From cubic to linear complexity in computational electromagnetics


Computational Electromagnetics (CEM) is the scientific field at the origin of all new modeling and simulation tools required by the constantly arising design challenges of emerging and future technologies in applied electromagnetics. As in many other technological fields, however, the trend in all emerging technologies in electromagnetic engineering is going towards miniaturized, higher density and multi-scale scenarios. Computationally speaking this translates in the steep increase of the number of degrees of freedom. Given that the design cost (the cost of a multi-right-hand side problem dominated by matrix inversion) can scale as badly as cubically with these degrees of freedom, this fact, as pointed out by many, will sensibly compromise the practical impact of CEM on future and emerging technologies. For this reason, the CEM scientific community has been looking for years for a FFT-like paradigm shift: a dynamic fast direct solver providing a design cost that would scale only linearly with the degrees of freedom. Such a fast solver is considered today a Holy Grail of the discipline. The Grand Challenge of 321 will be to tackle this Holy Grail in Computational Electromagnetics by investigating a dynamic Fast Direct Solver for Maxwell Problems that would run in a linear-instead-of-cubic complexity for an arbitrary number and configuration of degrees of freedom. The activity investigates an entire new paradigm for impacting algorithms to achieve this grand challenge. The impact of the FFT’s quadratic-to-linear paradigm shift shows how computational complexity reductions can be groundbreaking on applications. The cubic-to-linear paradigm shift, which the 321 project will aim for, will have such a rupturing impact on electromagnetic science and technology.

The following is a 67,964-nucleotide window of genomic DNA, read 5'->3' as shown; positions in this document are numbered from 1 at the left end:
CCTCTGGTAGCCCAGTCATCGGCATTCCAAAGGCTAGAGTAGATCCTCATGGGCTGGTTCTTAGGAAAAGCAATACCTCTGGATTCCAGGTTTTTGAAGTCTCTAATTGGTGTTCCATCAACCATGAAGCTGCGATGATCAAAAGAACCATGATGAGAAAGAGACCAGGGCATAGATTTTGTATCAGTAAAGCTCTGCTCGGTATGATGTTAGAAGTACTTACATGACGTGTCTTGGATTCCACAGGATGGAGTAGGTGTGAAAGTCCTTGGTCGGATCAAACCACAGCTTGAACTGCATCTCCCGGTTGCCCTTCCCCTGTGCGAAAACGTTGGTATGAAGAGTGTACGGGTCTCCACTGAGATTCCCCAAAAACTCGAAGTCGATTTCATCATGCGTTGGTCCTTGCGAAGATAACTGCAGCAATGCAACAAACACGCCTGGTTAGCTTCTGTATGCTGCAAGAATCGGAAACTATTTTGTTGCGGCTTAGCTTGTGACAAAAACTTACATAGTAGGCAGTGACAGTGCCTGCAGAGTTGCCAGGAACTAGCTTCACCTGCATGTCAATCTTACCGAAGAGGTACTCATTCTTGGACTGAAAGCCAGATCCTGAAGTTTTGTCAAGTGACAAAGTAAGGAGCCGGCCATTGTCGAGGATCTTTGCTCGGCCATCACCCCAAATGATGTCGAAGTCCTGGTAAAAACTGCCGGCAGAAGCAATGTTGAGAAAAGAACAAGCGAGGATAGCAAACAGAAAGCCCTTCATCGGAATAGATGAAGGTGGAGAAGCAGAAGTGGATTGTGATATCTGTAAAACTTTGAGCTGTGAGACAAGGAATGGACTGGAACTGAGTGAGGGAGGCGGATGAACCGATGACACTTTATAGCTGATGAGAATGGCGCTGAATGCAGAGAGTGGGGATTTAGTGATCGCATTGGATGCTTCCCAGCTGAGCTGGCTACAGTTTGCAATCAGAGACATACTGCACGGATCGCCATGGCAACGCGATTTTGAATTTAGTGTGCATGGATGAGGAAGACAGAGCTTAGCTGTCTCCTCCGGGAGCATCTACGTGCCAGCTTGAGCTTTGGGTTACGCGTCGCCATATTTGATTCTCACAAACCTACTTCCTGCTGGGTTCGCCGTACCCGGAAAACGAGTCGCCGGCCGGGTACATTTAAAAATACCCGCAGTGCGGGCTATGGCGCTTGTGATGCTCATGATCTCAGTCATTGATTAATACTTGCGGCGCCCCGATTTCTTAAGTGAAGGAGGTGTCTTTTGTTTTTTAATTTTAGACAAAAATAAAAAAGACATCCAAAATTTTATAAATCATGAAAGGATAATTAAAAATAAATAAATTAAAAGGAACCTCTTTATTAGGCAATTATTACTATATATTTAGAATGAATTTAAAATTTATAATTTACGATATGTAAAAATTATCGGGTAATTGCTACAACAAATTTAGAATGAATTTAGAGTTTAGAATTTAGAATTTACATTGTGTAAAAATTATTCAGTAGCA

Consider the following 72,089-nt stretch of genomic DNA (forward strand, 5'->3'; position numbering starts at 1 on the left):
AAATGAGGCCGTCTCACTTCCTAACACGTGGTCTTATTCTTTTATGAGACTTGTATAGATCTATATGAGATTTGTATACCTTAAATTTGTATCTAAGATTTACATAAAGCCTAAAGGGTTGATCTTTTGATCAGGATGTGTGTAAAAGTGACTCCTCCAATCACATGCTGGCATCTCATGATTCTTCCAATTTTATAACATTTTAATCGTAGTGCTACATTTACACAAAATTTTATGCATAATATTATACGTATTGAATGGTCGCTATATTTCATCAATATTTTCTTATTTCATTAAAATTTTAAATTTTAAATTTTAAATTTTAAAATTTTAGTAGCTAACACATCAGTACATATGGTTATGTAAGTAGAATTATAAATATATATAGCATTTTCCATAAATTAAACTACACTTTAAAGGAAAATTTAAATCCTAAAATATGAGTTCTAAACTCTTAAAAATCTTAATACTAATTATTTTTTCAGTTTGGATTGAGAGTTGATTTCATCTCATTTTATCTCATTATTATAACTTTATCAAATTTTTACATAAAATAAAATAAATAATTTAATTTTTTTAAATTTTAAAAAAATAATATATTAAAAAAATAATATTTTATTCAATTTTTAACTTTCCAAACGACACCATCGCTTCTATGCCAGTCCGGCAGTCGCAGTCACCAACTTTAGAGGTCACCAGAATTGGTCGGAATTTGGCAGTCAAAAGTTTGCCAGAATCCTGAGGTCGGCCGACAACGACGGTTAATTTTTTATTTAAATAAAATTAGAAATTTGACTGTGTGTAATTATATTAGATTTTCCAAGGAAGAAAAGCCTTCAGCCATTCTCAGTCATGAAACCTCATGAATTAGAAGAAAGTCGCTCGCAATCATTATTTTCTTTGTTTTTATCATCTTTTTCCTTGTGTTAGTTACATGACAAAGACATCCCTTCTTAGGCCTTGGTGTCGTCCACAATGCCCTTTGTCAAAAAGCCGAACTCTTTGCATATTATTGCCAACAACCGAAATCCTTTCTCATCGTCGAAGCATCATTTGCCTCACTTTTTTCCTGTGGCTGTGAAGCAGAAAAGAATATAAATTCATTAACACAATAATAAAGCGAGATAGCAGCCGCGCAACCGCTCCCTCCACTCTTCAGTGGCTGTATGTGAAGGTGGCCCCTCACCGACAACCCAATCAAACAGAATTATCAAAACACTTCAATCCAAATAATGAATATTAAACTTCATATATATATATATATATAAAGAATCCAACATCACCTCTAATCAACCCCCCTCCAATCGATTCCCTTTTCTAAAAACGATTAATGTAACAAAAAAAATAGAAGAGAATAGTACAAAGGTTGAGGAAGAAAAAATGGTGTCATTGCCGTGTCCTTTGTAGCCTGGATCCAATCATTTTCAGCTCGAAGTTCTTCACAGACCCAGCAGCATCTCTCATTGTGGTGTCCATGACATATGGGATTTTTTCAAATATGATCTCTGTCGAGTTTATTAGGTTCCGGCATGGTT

ERC sectors 

  • PE6_12 Scientific computing, simulation and modelling tools
  • PE7_3 Simulation engineering and modelling


  • Computational electromagnetics
  • Efficient matrix inversion
  • FFT-like computation